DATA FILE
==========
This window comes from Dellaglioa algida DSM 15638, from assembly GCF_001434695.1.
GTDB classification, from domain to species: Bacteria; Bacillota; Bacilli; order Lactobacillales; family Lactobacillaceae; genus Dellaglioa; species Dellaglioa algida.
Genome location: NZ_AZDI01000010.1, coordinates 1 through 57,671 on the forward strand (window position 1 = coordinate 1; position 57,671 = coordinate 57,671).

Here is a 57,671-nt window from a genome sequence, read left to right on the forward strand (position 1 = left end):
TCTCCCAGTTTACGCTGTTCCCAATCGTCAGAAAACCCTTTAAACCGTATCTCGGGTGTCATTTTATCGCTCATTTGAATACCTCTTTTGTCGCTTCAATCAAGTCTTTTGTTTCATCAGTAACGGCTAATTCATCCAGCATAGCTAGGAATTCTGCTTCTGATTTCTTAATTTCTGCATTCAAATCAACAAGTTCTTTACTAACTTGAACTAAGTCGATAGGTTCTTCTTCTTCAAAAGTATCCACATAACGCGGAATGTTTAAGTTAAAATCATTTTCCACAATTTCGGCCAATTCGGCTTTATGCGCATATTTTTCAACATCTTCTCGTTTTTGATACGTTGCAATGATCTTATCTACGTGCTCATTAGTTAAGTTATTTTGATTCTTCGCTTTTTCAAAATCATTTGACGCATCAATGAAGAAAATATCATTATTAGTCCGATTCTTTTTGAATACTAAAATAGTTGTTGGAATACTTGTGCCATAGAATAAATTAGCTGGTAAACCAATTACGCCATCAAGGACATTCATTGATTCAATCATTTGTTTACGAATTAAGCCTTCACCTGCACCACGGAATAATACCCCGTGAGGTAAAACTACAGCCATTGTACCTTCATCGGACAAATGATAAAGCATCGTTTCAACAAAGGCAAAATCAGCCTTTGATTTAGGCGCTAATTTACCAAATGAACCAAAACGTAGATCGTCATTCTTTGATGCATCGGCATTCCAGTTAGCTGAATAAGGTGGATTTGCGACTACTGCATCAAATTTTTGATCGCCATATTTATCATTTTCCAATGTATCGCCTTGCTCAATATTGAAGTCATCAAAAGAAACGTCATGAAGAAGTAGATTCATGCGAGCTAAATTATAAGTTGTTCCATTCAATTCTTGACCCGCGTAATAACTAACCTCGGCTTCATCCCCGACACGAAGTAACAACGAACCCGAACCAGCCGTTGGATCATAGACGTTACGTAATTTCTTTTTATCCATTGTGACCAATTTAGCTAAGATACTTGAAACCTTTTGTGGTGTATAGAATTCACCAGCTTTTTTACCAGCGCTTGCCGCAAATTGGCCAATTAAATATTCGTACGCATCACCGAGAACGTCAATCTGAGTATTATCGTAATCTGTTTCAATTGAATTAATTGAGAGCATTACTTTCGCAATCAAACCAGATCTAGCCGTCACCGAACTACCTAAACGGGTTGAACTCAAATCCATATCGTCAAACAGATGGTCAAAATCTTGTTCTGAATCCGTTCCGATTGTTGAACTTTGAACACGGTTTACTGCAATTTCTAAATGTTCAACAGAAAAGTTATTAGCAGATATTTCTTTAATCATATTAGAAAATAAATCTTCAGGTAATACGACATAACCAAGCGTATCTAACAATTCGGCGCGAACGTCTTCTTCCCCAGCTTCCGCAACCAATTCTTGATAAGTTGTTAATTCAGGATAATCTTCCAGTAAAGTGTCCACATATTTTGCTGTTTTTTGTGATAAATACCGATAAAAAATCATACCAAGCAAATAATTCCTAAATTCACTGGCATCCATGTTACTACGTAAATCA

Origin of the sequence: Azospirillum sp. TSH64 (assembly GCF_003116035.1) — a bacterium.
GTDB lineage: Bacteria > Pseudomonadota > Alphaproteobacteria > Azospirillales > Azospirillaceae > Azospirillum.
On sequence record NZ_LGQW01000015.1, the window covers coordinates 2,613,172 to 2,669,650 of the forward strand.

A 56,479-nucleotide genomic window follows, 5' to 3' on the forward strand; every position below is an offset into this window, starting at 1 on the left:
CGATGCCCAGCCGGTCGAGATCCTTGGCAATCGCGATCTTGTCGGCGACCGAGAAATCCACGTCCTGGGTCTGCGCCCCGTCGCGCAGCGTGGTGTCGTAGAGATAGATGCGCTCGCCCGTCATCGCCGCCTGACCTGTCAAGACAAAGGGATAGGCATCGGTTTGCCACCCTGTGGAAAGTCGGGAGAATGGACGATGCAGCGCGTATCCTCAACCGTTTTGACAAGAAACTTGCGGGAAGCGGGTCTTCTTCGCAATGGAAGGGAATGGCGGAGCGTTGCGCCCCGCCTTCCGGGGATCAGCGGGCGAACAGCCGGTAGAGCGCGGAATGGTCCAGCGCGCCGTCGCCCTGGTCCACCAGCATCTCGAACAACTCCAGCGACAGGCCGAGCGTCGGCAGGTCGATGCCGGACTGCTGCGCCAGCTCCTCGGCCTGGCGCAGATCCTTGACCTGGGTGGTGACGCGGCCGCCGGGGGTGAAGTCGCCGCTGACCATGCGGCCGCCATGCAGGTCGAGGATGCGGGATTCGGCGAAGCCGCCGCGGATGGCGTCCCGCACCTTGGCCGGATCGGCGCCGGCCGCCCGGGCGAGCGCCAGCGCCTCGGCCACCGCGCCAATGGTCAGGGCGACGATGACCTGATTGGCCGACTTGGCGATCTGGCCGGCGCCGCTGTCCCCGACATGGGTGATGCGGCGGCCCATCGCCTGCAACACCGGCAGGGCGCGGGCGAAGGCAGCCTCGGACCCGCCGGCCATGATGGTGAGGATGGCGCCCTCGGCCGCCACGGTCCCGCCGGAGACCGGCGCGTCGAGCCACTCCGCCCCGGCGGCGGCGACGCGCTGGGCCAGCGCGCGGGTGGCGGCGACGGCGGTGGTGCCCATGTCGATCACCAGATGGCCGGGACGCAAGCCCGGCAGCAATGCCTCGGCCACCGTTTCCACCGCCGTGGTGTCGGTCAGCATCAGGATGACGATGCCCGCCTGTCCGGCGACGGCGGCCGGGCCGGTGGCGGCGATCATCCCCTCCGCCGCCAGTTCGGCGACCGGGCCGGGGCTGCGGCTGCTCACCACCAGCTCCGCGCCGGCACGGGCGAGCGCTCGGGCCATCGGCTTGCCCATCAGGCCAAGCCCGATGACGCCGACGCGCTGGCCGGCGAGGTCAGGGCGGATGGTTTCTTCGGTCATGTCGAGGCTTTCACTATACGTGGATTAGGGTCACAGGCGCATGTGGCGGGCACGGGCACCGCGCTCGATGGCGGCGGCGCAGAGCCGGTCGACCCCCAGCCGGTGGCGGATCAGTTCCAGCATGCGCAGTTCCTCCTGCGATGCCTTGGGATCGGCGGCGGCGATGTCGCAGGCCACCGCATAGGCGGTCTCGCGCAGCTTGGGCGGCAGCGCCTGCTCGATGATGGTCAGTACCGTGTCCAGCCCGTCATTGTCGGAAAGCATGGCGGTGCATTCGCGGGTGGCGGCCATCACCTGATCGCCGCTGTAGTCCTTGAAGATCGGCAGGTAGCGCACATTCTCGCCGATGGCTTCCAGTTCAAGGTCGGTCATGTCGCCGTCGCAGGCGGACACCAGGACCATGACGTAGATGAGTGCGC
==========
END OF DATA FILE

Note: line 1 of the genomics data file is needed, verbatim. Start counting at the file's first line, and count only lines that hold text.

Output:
This window comes from Dellaglioa algida DSM 15638, from assembly GCF_001434695.1.